Nuance in the Anti-Gender Conversation

Alison Miller

One of the major themes in the readings this week was the influence of institutions on the promotion of anti-gender campaigns and ideology, as well as how the analysis of anti-gender movements could be more nuanced.

I found the Żuk and Żuk article to be very well written, as the way that it methodically broke down the logical fallacies present in a lot of right wing discourse is a useful way to structure and address our own anti-fascist and anti-populist arguments. Appeals to emotion are very useful on both sides of the argument, but recognition of why these arguments are poor ones to make can be very useful in cutting through strong emotional responses, especially when dealing with emotional topics as abortion and LGBTQIA issues.

In a different vein, I appreciated the Patternotte and Kuhar article especially, as I think the emphasis on looking at different ways that anti-gender movements operate allows for a more nuanced approach on how to solve these particular issues. I do still think there is some connection often between countries, as we have seen from previous weeks’ readings that there is a transnational element to these movements. One example would be a comparison of the new-Marxism present in especially CEE countries, versus the “cultural-Marxism” based in the United States.  

What I thought might have been interesting for Patternotte and Kuhar to look at would be the media’s presence in all of this. Britain especially is known for its wide variety of tabloids, and the framing that media does when it addresses issues like gender would have added to the conversation.

On a bit of a side note, trans-exclusionary radical feminists are an interesting intersection of all of this, as they often perceive themselves to be protectors of women and feminists but are surprised when many of the things they talk about receive positive attention from right-wing populists. Patternote and Kuhar highlight that the anti-gender conversation is not just about right-wing populists but left-wing as well. To further see this kind of dynamic, there’s an interesting article on La Manif Pour Tous’s founder Emile Duport who states that he does not see his work as left or right wing, or Catholic, but rather “This is a humanitarian topic. It is like ecology for us. We try to give [it] a higher meaning.” He now works as part of an anti-abortion organization supported in part by the Catholic Church.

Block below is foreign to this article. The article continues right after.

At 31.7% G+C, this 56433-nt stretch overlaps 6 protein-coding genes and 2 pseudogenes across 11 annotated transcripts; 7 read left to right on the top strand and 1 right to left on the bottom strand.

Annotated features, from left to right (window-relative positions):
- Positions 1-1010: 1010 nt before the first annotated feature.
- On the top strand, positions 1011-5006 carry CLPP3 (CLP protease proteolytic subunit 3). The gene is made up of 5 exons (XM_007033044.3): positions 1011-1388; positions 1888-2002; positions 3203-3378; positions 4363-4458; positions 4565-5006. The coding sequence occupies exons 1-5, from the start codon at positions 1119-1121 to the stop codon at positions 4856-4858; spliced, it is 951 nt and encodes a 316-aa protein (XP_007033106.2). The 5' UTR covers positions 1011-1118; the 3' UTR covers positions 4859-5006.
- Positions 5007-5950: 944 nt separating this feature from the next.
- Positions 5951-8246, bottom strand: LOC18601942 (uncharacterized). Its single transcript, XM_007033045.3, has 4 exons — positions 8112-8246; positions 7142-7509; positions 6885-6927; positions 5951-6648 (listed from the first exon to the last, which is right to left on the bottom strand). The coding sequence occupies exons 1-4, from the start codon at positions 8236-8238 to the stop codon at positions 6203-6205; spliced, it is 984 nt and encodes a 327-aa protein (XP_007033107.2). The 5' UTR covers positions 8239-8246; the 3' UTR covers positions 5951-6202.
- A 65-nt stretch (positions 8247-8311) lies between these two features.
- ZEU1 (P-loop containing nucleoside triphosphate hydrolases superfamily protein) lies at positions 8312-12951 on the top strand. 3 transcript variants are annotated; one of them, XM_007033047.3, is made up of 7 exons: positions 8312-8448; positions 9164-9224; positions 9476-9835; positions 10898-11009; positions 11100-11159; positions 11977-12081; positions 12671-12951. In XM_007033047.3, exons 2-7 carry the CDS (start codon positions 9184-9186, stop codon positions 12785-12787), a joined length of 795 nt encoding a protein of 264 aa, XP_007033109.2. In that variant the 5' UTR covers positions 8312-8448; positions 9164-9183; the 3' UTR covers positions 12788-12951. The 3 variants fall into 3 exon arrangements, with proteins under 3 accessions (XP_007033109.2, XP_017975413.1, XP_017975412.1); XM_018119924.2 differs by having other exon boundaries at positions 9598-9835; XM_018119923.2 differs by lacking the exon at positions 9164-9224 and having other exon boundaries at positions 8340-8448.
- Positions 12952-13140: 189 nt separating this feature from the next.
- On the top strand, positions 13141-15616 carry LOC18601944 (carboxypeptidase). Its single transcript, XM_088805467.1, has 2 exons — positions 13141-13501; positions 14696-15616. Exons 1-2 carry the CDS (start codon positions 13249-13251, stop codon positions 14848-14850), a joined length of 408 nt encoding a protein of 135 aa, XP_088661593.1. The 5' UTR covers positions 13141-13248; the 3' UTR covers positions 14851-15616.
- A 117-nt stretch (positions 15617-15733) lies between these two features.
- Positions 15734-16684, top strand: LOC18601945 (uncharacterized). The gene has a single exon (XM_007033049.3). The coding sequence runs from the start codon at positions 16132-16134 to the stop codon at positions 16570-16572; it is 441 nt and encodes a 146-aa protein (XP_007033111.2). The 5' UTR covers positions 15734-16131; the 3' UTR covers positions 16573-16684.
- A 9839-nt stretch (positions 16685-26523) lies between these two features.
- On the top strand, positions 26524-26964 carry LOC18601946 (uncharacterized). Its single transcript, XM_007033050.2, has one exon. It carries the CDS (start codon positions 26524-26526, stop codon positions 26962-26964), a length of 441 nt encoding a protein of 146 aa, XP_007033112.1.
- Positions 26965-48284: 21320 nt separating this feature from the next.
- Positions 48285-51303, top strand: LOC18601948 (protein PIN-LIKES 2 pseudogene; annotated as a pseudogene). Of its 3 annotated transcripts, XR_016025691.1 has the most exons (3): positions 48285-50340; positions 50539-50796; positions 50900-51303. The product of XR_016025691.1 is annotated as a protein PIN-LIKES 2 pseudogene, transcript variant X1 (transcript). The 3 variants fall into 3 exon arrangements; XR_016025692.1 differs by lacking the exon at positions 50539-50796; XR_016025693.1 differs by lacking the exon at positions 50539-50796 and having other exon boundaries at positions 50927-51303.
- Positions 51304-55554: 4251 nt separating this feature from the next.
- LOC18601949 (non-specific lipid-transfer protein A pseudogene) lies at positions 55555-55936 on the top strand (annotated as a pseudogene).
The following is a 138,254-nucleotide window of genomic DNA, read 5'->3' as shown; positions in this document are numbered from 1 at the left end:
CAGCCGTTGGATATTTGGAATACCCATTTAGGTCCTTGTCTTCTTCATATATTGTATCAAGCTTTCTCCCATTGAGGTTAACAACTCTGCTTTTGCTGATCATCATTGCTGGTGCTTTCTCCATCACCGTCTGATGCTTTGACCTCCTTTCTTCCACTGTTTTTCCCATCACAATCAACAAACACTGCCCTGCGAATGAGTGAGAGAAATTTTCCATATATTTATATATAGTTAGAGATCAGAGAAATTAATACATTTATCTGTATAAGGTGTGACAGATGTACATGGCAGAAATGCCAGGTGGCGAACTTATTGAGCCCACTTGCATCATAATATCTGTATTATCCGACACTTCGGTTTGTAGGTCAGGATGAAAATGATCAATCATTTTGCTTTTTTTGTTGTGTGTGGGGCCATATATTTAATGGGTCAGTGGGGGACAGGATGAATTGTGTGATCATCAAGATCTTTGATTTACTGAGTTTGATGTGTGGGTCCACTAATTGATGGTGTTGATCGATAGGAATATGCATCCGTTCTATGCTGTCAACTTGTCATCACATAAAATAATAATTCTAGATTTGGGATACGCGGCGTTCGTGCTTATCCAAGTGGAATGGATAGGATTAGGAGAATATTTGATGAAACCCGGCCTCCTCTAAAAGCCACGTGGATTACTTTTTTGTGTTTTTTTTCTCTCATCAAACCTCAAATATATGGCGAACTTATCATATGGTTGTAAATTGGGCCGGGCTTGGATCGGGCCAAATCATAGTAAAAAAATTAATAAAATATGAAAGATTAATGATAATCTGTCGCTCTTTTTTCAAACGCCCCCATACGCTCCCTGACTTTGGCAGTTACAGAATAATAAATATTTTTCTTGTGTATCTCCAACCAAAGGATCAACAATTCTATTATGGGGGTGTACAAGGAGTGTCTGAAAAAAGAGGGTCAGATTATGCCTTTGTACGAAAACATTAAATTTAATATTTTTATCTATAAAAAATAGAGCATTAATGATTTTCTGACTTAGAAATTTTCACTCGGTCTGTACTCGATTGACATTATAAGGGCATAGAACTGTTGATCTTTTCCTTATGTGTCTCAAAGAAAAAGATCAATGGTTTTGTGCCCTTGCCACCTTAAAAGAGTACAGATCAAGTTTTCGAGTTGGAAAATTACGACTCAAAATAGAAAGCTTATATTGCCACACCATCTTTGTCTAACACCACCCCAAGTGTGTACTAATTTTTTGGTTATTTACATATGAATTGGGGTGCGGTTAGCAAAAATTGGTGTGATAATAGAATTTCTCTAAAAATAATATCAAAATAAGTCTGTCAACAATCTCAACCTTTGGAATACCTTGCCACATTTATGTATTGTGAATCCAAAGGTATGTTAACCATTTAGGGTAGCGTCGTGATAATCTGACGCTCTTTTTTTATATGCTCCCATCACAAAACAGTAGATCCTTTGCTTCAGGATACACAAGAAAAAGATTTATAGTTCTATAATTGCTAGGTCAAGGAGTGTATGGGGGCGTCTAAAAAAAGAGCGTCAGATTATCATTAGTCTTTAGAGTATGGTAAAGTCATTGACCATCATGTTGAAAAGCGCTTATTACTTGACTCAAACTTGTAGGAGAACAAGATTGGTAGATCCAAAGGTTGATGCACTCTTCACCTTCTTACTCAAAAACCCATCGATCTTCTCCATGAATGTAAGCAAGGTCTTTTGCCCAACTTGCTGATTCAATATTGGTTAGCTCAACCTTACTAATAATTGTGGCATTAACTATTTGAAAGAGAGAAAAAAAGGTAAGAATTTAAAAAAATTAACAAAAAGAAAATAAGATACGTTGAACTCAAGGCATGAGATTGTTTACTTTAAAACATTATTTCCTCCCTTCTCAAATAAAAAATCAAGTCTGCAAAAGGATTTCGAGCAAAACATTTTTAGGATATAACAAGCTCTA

One Reply to “Nuance in the Anti-Gender Conversation”

  1. I agree with your transnational point, I think the nuances are interesting and that there are different circumstances depending on the country because of their own context. However, there is also an element of some underlying issues that are similar which can give these movements elements that cause some interconnectivity with other countries and what they are doing.

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